India vultures: Halt in rapid decline in numbers
The rapid decline in the number of critically endangered Indian vultures has stopped, according to a new report.
The ban on the use of the painkiller diclofenac in cattle is the main reason for this reversal, says the report by the Bombay Natural History Society.
The stabilisation of the vulture population for the first time in 20 years is a "good sign", said Vibhu Prakash, the study's lead researcher.
"But there is still a long way to go and we must be cautious," he said.
There has been a 99% drop in the combined population of the three rare species that used to be in the tens of millions but their numbers are now well below 60,000.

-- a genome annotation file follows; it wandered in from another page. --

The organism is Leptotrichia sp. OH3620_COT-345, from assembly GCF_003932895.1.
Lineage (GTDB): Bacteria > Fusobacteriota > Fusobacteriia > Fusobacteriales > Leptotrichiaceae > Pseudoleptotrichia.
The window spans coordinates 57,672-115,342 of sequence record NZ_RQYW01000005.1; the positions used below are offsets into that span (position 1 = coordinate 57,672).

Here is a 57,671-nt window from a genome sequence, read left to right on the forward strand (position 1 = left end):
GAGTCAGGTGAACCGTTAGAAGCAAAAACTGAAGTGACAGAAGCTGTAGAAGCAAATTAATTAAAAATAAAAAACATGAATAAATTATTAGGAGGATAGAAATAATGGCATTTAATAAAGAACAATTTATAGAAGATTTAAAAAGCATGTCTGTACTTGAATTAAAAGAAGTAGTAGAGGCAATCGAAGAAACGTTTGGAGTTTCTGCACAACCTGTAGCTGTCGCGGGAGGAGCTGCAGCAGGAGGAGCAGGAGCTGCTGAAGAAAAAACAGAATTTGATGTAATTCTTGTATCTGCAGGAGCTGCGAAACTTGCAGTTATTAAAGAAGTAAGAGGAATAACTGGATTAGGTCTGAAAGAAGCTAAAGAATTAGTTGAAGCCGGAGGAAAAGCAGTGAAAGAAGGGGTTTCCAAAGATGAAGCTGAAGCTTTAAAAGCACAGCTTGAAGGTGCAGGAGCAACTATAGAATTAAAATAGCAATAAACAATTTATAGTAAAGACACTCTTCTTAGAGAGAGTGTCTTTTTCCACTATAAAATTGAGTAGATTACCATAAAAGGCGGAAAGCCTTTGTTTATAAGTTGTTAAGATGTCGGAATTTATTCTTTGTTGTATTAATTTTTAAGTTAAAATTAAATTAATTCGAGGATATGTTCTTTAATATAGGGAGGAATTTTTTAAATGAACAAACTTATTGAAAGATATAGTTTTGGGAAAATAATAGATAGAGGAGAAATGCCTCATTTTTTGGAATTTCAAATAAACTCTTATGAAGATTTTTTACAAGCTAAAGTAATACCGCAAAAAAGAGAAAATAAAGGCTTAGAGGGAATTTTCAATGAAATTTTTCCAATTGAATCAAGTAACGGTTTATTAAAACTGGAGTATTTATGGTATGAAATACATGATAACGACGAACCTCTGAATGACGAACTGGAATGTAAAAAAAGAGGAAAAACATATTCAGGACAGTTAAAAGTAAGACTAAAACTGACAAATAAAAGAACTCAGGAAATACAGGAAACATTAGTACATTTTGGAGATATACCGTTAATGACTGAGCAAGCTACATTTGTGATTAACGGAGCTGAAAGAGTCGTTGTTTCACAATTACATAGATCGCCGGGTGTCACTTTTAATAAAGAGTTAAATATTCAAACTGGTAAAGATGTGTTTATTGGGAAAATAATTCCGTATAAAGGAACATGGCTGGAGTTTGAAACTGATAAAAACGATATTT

Experts say vultures feeding on cattle either die from acute kidney failure within a few days or lose their ability to reproduce.
"The use of diclofenac by veterinarians has come down but not stopped altogether," Mr Prakash said.
"The drug is still available for human use and people are using those for their cattle. So it's still too early to say that the halt in the numbers is a long-term one or not," he added.
The number of the birds had crashed to such critical levels that breeding programmes were set up around the country to deal with the declining numbers.
The first of the vultures bred in captivity are due to be released by 2016.
Conservationists are now campaigning for a complete ban of the diclofenac drug to give the vultures a real chance to survive and return to the Indian skies in the numbers that once existed.